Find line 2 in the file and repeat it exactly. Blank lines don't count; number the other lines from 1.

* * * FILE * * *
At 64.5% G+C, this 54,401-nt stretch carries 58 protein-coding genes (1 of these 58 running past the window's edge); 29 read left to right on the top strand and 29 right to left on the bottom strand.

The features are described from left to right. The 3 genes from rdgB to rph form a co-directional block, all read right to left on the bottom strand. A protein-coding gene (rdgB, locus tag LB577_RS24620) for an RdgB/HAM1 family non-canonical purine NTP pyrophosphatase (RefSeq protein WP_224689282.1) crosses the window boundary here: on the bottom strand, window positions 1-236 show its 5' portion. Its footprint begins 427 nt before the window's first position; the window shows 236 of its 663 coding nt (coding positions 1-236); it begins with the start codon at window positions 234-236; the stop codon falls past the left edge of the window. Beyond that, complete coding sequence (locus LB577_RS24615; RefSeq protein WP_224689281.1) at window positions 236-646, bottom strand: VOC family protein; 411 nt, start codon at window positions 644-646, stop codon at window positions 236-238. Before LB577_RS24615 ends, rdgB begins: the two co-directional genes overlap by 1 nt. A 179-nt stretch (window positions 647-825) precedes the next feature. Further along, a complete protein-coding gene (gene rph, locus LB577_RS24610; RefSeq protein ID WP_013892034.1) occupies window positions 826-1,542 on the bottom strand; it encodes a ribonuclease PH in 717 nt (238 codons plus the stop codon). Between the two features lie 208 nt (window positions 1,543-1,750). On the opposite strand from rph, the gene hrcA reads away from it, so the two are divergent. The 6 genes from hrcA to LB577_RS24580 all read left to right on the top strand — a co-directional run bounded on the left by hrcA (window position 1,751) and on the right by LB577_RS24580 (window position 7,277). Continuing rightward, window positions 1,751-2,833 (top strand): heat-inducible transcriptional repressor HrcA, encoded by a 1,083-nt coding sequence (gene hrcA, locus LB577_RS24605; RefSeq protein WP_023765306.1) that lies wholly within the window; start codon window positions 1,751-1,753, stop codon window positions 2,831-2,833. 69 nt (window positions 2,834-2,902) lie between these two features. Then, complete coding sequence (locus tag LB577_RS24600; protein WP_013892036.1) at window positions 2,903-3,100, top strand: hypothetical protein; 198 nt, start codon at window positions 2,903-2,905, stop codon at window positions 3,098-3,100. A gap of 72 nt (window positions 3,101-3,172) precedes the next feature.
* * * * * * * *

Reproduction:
The features are described from left to right. The 3 genes from rdgB to rph form a co-directional block, all read right to left on the bottom strand. A protein-coding gene (rdgB, locus tag LB577_RS24620) for an RdgB/HAM1 family non-canonical purine NTP pyrophosphatase (RefSeq protein WP_224689282.1) crosses the window boundary here: on the bottom strand, window positions 1-236 show its 5' portion. Its footprint begins 427 nt before the window's first position; the window shows 236 of its 663 coding nt (coding positions 1-236); it begins with the start codon at window positions 234-236; the stop codon falls past the left edge of the window. Beyond that, complete coding sequence (locus LB577_RS24615; RefSeq protein WP_224689281.1) at window positions 236-646, bottom strand: VOC family protein; 411 nt, start codon at window positions 644-646, stop codon at window positions 236-238. Before LB577_RS24615 ends, rdgB begins: the two co-directional genes overlap by 1 nt. A 179-nt stretch (window positions 647-825) precedes the next feature. Further along, a complete protein-coding gene (gene rph, locus LB577_RS24610; RefSeq protein ID WP_013892034.1) occupies window positions 826-1,542 on the bottom strand; it encodes a ribonuclease PH in 717 nt (238 codons plus the stop codon). Between the two features lie 208 nt (window positions 1,543-1,750). On the opposite strand from rph, the gene hrcA reads away from it, so the two are divergent. The 6 genes from hrcA to LB577_RS24580 all read left to right on the top strand — a co-directional run bounded on the left by hrcA (window position 1,751) and on the right by LB577_RS24580 (window position 7,277). Continuing rightward, window positions 1,751-2,833 (top strand): heat-inducible transcriptional repressor HrcA, encoded by a 1,083-nt coding sequence (gene hrcA, locus LB577_RS24605; RefSeq protein WP_023765306.1) that lies wholly within the window; start codon window positions 1,751-1,753, stop codon window positions 2,831-2,833. 69 nt (window positions 2,834-2,902) lie between these two features. Then, complete coding sequence (locus tag LB577_RS24600; protein WP_013892036.1) at window positions 2,903-3,100, top strand: hypothetical protein; 198 nt, start codon at window positions 2,903-2,905, stop codon at window positions 3,098-3,100. A gap of 72 nt (window positions 3,101-3,172) precedes the next feature.